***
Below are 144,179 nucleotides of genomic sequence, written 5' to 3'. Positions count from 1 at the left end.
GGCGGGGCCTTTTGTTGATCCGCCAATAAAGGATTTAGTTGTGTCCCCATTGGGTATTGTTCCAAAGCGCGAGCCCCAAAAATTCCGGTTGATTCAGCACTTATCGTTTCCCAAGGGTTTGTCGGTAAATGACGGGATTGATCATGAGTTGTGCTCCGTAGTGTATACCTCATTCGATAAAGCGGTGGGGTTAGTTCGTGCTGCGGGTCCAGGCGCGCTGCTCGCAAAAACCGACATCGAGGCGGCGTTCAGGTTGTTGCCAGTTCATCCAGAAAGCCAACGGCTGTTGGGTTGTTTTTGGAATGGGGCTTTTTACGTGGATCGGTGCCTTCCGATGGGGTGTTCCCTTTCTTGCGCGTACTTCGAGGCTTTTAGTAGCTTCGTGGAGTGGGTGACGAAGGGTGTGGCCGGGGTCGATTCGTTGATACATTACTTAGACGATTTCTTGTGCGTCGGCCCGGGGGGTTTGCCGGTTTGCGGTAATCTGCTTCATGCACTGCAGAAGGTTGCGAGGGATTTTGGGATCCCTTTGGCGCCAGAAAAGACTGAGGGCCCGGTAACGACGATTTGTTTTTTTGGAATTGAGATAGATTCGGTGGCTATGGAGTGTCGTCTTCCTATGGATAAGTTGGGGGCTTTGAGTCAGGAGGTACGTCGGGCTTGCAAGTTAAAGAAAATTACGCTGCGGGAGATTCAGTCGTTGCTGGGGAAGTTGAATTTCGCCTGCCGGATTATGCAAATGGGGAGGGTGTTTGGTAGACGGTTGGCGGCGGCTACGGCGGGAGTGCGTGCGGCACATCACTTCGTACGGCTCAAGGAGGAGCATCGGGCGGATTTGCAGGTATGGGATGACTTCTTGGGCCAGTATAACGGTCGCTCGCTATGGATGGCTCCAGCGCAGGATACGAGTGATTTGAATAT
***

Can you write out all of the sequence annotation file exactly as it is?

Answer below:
Below are 144,179 nucleotides of genomic sequence, written 5' to 3'. Positions count from 1 at the left end.
GGCGGGGCCTTTTGTTGATCCGCCAATAAAGGATTTAGTTGTGTCCCCATTGGGTATTGTTCCAAAGCGCGAGCCCCAAAAATTCCGGTTGATTCAGCACTTATCGTTTCCCAAGGGTTTGTCGGTAAATGACGGGATTGATCATGAGTTGTGCTCCGTAGTGTATACCTCATTCGATAAAGCGGTGGGGTTAGTTCGTGCTGCGGGTCCAGGCGCGCTGCTCGCAAAAACCGACATCGAGGCGGCGTTCAGGTTGTTGCCAGTTCATCCAGAAAGCCAACGGCTGTTGGGTTGTTTTTGGAATGGGGCTTTTTACGTGGATCGGTGCCTTCCGATGGGGTGTTCCCTTTCTTGCGCGTACTTCGAGGCTTTTAGTAGCTTCGTGGAGTGGGTGACGAAGGGTGTGGCCGGGGTCGATTCGTTGATACATTACTTAGACGATTTCTTGTGCGTCGGCCCGGGGGGTTTGCCGGTTTGCGGTAATCTGCTTCATGCACTGCAGAAGGTTGCGAGGGATTTTGGGATCCCTTTGGCGCCAGAAAAGACTGAGGGCCCGGTAACGACGATTTGTTTTTTTGGAATTGAGATAGATTCGGTGGCTATGGAGTGTCGTCTTCCTATGGATAAGTTGGGGGCTTTGAGTCAGGAGGTACGTCGGGCTTGCAAGTTAAAGAAAATTACGCTGCGGGAGATTCAGTCGTTGCTGGGGAAGTTGAATTTCGCCTGCCGGATTATGCAAATGGGGAGGGTGTTTGGTAGACGGTTGGCGGCGGCTACGGCGGGAGTGCGTGCGGCACATCACTTCGTACGGCTCAAGGAGGAGCATCGGGCGGATTTGCAGGTATGGGATGACTTCTTGGGCCAGTATAACGGTCGCTCGCTATGGATGGCTCCAGCGCAGGATACGAGTGATTTGAATAT